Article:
Every society has a small percentage of its members who have extreme difficulty coping with the responsibilities of everyday living: getting and keeping a job, getting treatment for mental health and substance abuse, and developing social ties. One significant measure of any society (nation, state, or locality) is the level and quality of its commitment to supporting those citizens who are least able to help themselves. I would argue that America, starting with policies adopted by Ronald Reagan, has failed the test of community and solidarity, as the richest 1% of our society have been allowed to amass wealth at an unbelievable scale at the expense of everyone else, including our society’s investment in public housing and social services which has declined in real terms over the past several decades.

  2. Both of you are so right! I was a NYC resident for 55 years, sometimes stepping over or around those bodies, even in Grand Central, though not in my neighborhood. I knew friends who worked that problem when I was at the FF way back in ‘67-‘76, and Brian’s right. It’s not “just” housing as either the problem or the cure, but that and more. What seemed promising was what I knew as “supported housing,” housing with a concoction of social/mental services from counselor/coaches, which was very hard to do. I’ve lost track of how that was working, but clearly our socio-economy keeps shedding these folks who can’t find a way to fit well in it. I look forward to your observations!

  3. “The moral test of government is how that government treats those who are in the dawn of life, the children, those who are in the twi-light of life; the elderly and those who are in the shadows of life, the sick and the needy.”
    Hubert H. Humphrey

    I would add that there are too many homelessness agencies (government and non-profits) that are fragmented with bloated executive salaries.

    Recently a tiny home village with 40 small homes, all equiped with running water and heat was ready for occupancy in the Rainier Beach area. The opening was delayed because there weren’t funds allocated to operate the “village.”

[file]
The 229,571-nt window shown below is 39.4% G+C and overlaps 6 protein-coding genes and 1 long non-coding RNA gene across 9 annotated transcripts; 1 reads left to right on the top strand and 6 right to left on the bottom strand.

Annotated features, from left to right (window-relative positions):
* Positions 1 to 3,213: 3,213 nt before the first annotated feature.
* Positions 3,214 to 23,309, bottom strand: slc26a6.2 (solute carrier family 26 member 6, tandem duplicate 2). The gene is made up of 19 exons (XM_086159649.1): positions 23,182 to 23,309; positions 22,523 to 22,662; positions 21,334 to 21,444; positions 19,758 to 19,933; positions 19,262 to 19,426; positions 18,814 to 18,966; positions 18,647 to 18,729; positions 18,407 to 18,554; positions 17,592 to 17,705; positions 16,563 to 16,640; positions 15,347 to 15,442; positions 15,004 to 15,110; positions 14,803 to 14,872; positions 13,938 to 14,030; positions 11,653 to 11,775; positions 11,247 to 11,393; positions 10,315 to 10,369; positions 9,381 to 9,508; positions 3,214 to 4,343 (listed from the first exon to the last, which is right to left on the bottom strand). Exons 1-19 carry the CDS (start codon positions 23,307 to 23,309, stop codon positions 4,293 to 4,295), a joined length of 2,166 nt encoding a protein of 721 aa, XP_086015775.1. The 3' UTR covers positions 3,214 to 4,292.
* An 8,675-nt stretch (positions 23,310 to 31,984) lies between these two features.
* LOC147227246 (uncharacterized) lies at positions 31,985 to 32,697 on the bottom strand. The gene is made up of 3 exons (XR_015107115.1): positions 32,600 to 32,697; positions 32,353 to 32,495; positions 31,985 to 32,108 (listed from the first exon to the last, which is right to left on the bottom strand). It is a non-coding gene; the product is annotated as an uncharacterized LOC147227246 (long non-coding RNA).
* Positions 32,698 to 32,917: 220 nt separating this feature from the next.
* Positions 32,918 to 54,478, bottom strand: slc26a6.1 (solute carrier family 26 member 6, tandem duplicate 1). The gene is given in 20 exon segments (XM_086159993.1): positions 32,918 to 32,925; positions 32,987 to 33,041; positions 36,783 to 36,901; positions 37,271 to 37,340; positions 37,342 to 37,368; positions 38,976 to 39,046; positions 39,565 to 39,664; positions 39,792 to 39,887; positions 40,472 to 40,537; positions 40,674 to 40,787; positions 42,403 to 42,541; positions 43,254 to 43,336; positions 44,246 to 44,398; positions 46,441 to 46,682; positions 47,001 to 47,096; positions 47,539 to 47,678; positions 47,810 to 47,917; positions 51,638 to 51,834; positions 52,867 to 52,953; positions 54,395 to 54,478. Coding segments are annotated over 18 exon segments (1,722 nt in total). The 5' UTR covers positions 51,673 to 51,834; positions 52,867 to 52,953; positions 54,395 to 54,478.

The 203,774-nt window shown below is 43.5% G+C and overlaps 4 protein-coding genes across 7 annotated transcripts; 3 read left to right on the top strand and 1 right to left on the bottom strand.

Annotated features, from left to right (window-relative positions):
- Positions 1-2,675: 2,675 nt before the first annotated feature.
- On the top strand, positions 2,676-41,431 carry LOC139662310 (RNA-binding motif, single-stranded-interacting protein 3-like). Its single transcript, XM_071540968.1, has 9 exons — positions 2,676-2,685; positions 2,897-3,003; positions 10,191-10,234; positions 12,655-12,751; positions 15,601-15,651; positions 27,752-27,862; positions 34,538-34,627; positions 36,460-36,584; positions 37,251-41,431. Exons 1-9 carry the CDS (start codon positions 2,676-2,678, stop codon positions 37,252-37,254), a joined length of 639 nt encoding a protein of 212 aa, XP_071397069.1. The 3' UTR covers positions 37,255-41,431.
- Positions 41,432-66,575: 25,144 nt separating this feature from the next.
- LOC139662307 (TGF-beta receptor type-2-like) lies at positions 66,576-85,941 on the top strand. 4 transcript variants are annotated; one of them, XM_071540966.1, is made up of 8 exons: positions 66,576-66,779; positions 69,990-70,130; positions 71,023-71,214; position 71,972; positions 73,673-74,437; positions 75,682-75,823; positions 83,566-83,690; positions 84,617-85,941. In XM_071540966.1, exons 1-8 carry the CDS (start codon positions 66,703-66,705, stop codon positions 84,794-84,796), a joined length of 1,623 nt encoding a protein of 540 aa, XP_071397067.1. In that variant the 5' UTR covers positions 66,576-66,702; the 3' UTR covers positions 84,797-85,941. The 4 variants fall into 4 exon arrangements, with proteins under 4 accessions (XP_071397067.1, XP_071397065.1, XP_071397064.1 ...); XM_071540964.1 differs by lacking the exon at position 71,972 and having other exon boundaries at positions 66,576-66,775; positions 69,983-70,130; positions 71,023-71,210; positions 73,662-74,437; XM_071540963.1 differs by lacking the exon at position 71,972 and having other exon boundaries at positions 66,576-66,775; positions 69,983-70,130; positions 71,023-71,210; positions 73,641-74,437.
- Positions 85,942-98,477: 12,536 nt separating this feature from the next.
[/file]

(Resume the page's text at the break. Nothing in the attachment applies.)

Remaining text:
A seperate foundation, Low Income Housing Institute came up with $250,000 so the village could open.

    Shouldn’t the operational funding been part of the project? If the LIHI hadn’t come forward, the village would probably still be sitting empty.

  4. Neil, Brian and others – Neil is certainly right that this is a growing problem, and yet it is not a new problem for American cities. The Bowery bums in NYC have been with us for as long as I can remember. Brian is also right in stating governments has provided a variety of services for these persons unable to cope with daily life. It seems that we will always have a segment of society that cannot cope because of mental illness, addictive behavior or loss of family support.
    It seems to me that it takes an enormous amount of political will to put in place effective programs for the homeless. Even a very progressive city such as Seattle has been unable to muster the political will to develop effective programs for these people.
    But government ought not be the final and only means for helping the homeless. Nonprofit agencies with the help of donations from the private sector can help those in need. The tiny homes project which our church in Seattle has supported has built homes, guided many homeless off the streets and given homeless a leg up out of their predicaments. These small efforts have worked have worked for many people. This is not systemic solution but it has made a difference for many. So, even if governments can’t get the job done, there are other means for helping these unfortunate people.